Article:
Iím a big fan of the original CSI show (the one set in Las Vegas), but I hadnít yet read any of the tie-in novels for that series. When I had the opportunity to snap up In Extremis, the latest one written by Ken Goddard, I leaped at the chance. Novels can expand so much more upon the characters and situations than a 43-minute television episode can, so I wanted to see how it was handled. Sadly, while the main villain is exceptionally well-done, the main characters pretty much go through the motions in paint-by-number fashion, showcasing some of their typical mannerisms without really making us care that much.
A contract killer has a hit going down in a nature preserve outside of Las Vegas, which unfortunately is interrupted by a DEA drug sting operation. The killer, Viktor Mialkovsky, expertly does his job anyway, but his evacuation of the scene is prevented by the Las Vegas police department showing up at the sting site, where the assembled agents end up firing at a truck that appears to be trying to run them down. As the CSI team tries to reassemble the shooting scene to discover whether it was justified or not, another body appearing further up the mountain may bring the team too close to Viktorís location. A game of cat and mouse develops, pitting CSI head Gil Grissom against an expert killer who just may be familiar with him.
Goddard spends a lot of time during In Extremis detailing the CSI procedures of recreating the scene, one that looks seriously confusing with the multiple gunshots from at least six different people. We also see extreme detail in other aspects of what our heroes do - going over the truck with a fine-tooth comb, detailing the autopsy work, things like that. Some of the gadgets used by Nick and Warrick are fascinating, and I loved the explanation. You can tell that Goddard has some background in real CSI work.
Unfortunately, this type of thing doesnít always work in novel form. Sometimes Goddard gets too technical, drastically affecting the pace of the novel. What would normally be done in a montage of scenes watching the CSIs work, the novel spends two pages on. This drags the book to a halt at times, a problem the television series doesnít have because the montage would be over in about 30 seconds. Goddardís explanations are never confusing, though, which is a big plus.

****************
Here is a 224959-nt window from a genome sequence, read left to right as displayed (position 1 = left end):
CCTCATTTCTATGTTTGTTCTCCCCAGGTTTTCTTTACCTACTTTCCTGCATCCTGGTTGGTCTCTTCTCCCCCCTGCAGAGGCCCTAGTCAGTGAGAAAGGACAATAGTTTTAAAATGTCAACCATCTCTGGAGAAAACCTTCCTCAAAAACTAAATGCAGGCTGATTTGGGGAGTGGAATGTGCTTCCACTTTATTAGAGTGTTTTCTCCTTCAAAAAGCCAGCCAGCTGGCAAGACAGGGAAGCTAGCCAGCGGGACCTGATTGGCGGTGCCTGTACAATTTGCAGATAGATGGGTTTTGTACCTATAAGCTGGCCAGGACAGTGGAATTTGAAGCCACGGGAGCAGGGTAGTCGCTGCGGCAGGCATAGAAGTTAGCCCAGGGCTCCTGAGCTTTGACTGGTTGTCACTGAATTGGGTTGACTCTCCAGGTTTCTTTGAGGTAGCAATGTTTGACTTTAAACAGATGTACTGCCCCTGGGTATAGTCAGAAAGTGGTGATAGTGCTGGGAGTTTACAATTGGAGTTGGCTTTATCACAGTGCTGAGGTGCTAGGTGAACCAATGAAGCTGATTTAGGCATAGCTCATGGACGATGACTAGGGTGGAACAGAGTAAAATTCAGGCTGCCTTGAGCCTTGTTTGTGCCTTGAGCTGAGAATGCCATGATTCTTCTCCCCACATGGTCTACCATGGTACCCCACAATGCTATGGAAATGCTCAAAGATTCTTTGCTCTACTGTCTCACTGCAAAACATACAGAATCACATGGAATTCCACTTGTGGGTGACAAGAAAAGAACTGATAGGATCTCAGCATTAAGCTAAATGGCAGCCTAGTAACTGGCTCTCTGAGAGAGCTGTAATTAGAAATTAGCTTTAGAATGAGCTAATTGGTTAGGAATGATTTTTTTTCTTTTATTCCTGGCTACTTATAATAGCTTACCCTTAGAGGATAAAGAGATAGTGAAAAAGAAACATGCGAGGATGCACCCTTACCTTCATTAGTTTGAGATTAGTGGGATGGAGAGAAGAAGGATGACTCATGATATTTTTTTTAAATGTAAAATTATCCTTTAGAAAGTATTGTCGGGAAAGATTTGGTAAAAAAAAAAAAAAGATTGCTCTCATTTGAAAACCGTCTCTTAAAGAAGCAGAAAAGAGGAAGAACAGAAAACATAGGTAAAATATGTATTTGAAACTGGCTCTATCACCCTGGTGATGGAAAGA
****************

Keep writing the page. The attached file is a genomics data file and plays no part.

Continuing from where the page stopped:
One area of In Extremis that Goddard nails is the villain. Mialkovsky is intelligent and good at what he does. If heís going to be beaten, itís going to be by the hard work and skill of Grissom and his team combined with a little luck. This luck would include the rainstorm that comes up and hampers not just the CSI reconstruction but also Mialkovskyís ability to leave the scene. We not only get a good account of Mialkovskyís background, but many scenes are from his viewpoint, so we know what heís thinking. The ending is great for this too. The other antagonists, the agents at the shooting, arenít quite as good, mainly serving as foils and investigative subjects for our heroes.
On the other hand, the regular CSI characters suffer in comparison. I understand (being a Star Trek novel fan) that tie-in books to series that are still on the air canít really introduce any new insights or history to any of the regulars. Catherine Willows, for example, canít be shown to have a previously unknown sister, or her daughter canít be killed in one of the novels. The best tie-in writers are still able to make the characters interesting by playing with what we already know. Goddard doesnít do that, though. Instead, we see the same mannerisms we have been shown before. Catherine complains about not having a life, Gil likes his bugs, and Hodges is a kiss-ass. We get one scene where Grissom shows a little affection for Sara (which is also usually the quota for the television series), but nothing truly interesting happens to them. One could say that many of the television episodes have this problem, too, but the series has actors to bring its characters to life. Books donít have that, and In Extremis is the worse for it.
What we do get is an interesting plot, intricately done and something that the series would have trouble showing, if only for the complexity of the CSI work. It all takes place in the span of one night, so the tension is definitely compacted. Cracks occasionally appear in this timeline; sometimes it seems too much is getting done in the few hours of night left, but overall this compression just makes everything come to a boil that much more quickly.
If In Extremis is typical of the CSI line, it wonít make me go out in search of the other books. However, I can definitely say itís worth a read if youíre a fan of the show and you get the chance to pick it up. Iíve heard that other books are more character-based, so perhaps a second novel is in order before I make a final decision. This isnít a bad place to start, though.